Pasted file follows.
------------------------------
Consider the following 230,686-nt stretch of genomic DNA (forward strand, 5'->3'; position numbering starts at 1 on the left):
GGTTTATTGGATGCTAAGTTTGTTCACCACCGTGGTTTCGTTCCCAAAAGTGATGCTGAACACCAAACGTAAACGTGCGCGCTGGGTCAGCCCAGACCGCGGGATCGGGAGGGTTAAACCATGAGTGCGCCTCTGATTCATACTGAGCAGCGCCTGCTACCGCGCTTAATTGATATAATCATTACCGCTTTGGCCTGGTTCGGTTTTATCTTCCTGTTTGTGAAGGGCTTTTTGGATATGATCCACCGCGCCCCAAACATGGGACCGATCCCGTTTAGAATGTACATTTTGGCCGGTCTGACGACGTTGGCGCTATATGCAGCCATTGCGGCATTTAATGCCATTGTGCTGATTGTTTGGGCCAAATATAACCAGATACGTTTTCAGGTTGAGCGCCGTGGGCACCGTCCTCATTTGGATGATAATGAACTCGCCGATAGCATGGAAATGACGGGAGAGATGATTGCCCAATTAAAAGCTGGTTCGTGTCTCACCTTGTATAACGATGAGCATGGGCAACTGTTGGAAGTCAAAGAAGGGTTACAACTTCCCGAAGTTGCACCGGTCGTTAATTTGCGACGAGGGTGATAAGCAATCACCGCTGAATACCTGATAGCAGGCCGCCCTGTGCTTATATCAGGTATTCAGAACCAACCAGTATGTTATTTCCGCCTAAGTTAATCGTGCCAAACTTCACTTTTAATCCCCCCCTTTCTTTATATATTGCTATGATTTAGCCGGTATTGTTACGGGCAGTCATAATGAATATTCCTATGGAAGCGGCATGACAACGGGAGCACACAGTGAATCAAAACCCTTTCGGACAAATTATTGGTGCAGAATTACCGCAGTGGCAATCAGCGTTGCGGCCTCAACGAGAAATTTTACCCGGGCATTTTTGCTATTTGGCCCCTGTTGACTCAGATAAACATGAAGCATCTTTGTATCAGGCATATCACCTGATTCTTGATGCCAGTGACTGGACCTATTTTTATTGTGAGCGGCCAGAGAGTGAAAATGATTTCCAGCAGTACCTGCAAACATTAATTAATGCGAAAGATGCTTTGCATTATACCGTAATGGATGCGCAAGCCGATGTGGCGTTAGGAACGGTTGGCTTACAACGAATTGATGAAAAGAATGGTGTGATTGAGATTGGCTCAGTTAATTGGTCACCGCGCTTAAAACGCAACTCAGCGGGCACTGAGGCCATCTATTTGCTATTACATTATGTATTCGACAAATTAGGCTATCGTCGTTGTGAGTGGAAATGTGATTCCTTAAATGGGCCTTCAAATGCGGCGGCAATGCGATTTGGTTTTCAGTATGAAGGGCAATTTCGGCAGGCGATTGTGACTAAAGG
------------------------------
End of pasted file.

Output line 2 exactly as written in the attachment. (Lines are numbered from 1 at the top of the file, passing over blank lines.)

GGTTTATTGGATGCTAAGTTTGTTCACCACCGTGGTTTCGTTCCCAAAAGTGATGCTGAACACCAAACGTAAACGTGCGCGCTGGGTCAGCCCAGACCGCGGGATCGGGAGGGTTAAACCATGAGTGCGCCTCTGATTCATACTGAGCAGCGCCTGCTACCGCGCTTAATTGATATAATCATTACCGCTTTGGCCTGGTTCGGTTTTATCTTCCTGTTTGTGAAGGGCTTTTTGGATATGATCCACCGCGCCCCAAACATGGGACCGATCCCGTTTAGAATGTACATTTTGGCCGGTCTGACGACGTTGGCGCTATATGCAGCCATTGCGGCATTTAATGCCATTGTGCTGATTGTTTGGGCCAAATATAACCAGATACGTTTTCAGGTTGAGCGCCGTGGGCACCGTCCTCATTTGGATGATAATGAACTCGCCGATAGCATGGAAATGACGGGAGAGATGATTGCCCAATTAAAAGCTGGTTCGTGTCTCACCTTGTATAACGATGAGCATGGGCAACTGTTGGAAGTCAAAGAAGGGTTACAACTTCCCGAAGTTGCACCGGTCGTTAATTTGCGACGAGGGTGATAAGCAATCACCGCTGAATACCTGATAGCAGGCCGCCCTGTGCTTATATCAGGTATTCAGAACCAACCAGTATGTTATTTCCGCCTAAGTTAATCGTGCCAAACTTCACTTTTAATCCCCCCCTTTCTTTATATATTGCTATGATTTAGCCGGTATTGTTACGGGCAGTCATAATGAATATTCCTATGGAAGCGGCATGACAACGGGAGCACACAGTGAATCAAAACCCTTTCGGACAAATTATTGGTGCAGAATTACCGCAGTGGCAATCAGCGTTGCGGCCTCAACGAGAAATTTTACCCGGGCATTTTTGCTATTTGGCCCCTGTTGACTCAGATAAACATGAAGCATCTTTGTATCAGGCATATCACCTGATTCTTGATGCCAGTGACTGGACCTATTTTTATTGTGAGCGGCCAGAGAGTGAAAATGATTTCCAGCAGTACCTGCAAACATTAATTAATGCGAAAGATGCTTTGCATTATACCGTAATGGATGCGCAAGCCGATGTGGCGTTAGGAACGGTTGGCTTACAACGAATTGATGAAAAGAATGGTGTGATTGAGATTGGCTCAGTTAATTGGTCACCGCGCTTAAAACGCAACTCAGCGGGCACTGAGGCCATCTATTTGCTATTACATTATGTATTCGACAAATTAGGCTATCGTCGTTGTGAGTGGAAATGTGATTCCTTAAATGGGCCTTCAAATGCGGCGGCAATGCGATTTGGTTTTCAGTATGAAGGGCAATTTCGGCAGGCGATTGTGACTAAAGG